Sambrook's Brewery

Sambrook's prove that London breweries can make a decent pint or two.
Publish date:
Updated on

I'm quite fortunate to live in an area with an abundance of micro-breweries. There's 34, at the last count, in West Yorkshire, with many being based in and around Bradford, ranging from the well known, Timothy Taylors, to the the smaller setups of Salamander and Old Spot. So I've never been short of a brew, and I'm guaranteed to find something different, and local each week. Helping to support local business can be a very tasty experience, and if you believe the current 'carbon footprint' fad foisted upon us by green loons, you're helping save the planet too.

A recent Cask Report showed that regional and local cask ale brewers recorded volume increases of 1% and 5% respectively, though the multinational brewers saw their cask volumes fall by 11%, so I'm not alone in enjoying the fruits of my doorstep. What I did find interesting about the report is the figure of 41.8% of all cask volume sold in the UK being sold in London and the South East. A stark contrast to the number of medium sized and micro-breweries in London.

This situation didn't go unnoticed by Duncan Sambrook. Whilst working as an accountant in the City he found a dearth of local ales in the capital compared to his hometown of Salisbury. So, in true 'build it and they will come' fashion, he quit his job and in 2009 founded - along with brewer David Welsh - Sambrook's Brewery in Battersea. Their 20 barrel micro-brewery was soon perfecting the recipe for and producing its Wandle and Junction Ales and selling them to 120 pubs within the M25.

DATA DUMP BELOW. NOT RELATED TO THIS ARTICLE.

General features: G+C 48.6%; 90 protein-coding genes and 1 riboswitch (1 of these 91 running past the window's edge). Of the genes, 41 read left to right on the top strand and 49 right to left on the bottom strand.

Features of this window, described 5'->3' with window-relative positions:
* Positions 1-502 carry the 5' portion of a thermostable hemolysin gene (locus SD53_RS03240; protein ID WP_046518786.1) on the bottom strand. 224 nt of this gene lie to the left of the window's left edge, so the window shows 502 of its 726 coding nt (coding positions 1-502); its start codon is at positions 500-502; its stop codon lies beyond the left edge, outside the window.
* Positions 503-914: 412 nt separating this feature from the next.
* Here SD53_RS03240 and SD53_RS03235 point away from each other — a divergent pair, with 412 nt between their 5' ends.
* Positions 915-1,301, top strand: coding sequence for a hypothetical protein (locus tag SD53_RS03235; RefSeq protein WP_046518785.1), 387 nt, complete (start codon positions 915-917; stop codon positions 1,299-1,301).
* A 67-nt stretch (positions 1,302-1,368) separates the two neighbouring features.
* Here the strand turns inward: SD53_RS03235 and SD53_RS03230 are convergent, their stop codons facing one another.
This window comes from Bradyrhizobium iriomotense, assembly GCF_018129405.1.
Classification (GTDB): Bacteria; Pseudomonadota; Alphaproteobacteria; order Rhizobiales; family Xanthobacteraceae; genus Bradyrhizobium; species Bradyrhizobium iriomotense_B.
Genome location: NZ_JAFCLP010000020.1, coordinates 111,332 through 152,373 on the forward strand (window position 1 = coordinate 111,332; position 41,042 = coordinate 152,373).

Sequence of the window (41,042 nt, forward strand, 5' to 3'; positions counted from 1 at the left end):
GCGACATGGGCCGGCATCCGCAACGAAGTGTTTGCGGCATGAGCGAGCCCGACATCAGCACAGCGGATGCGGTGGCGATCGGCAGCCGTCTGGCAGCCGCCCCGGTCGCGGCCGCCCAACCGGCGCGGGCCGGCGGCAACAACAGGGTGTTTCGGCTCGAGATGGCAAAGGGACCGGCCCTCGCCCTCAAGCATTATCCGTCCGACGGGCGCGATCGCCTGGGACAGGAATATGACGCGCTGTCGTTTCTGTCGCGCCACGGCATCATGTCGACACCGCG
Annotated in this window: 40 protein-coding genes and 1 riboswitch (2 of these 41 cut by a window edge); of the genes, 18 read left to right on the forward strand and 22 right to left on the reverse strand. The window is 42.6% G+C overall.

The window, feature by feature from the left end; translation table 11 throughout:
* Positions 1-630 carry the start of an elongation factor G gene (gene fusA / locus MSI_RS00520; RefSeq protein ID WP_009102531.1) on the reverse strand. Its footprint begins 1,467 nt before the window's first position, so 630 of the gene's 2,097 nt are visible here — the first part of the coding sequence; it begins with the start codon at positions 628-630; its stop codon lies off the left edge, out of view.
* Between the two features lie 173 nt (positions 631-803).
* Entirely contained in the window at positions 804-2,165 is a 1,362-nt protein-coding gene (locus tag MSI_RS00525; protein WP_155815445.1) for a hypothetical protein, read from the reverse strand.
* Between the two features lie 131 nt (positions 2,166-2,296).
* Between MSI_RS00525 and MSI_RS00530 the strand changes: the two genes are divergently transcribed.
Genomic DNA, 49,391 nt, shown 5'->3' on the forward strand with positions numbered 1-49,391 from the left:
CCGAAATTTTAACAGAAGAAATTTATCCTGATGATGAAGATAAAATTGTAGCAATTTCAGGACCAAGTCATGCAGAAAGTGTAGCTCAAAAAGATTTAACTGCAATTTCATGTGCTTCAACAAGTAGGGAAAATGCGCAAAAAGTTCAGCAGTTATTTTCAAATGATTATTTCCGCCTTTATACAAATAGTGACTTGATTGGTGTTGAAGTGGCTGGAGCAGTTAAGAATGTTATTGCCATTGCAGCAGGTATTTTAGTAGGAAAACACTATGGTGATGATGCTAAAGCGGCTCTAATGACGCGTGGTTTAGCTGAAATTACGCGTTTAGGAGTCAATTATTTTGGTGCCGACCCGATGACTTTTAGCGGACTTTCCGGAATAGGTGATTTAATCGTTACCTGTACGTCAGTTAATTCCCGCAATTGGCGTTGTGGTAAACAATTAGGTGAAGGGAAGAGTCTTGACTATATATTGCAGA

Now, the important bit. Are the beers any good? Well, yes, they are.

Sambrook's Wandle, named after a Thames Tributary fact fans, uses three hops - Fuggles, Goldings and Boadicea. Golden in colour it's described as "a well balanced thirst quenching session ale" and it's hard to argue with that. Especially at 3.8%. Refreshing, malty at first with a crisp hoppy freshness it's one you could happily drink all night.

Wandle's bigger brother is Junction, which takes it's name from nearby Clapham Juntion. It's a 4.5% bitter and darker in colour than Wandle but just as refreshing. Plenty of flavours from nuts to spice, with a bit of a fruity edge. Another one that you could sit and drink for the evening if you so desired.

The brewery, as so many good breweries are doing these days, offers a tour (Mon - Thurs from 7pm, Sat 12.30-2pm and 3-4pm) so if you're in the area I'd recommend getting in touch via the website below and trying the beers for yourself. You won't be disappointed and you might even get to try one of their seasonal beers that are in the pipeline. I'm guessing a stout or porter. Now that would be a real winter treat for Londoners.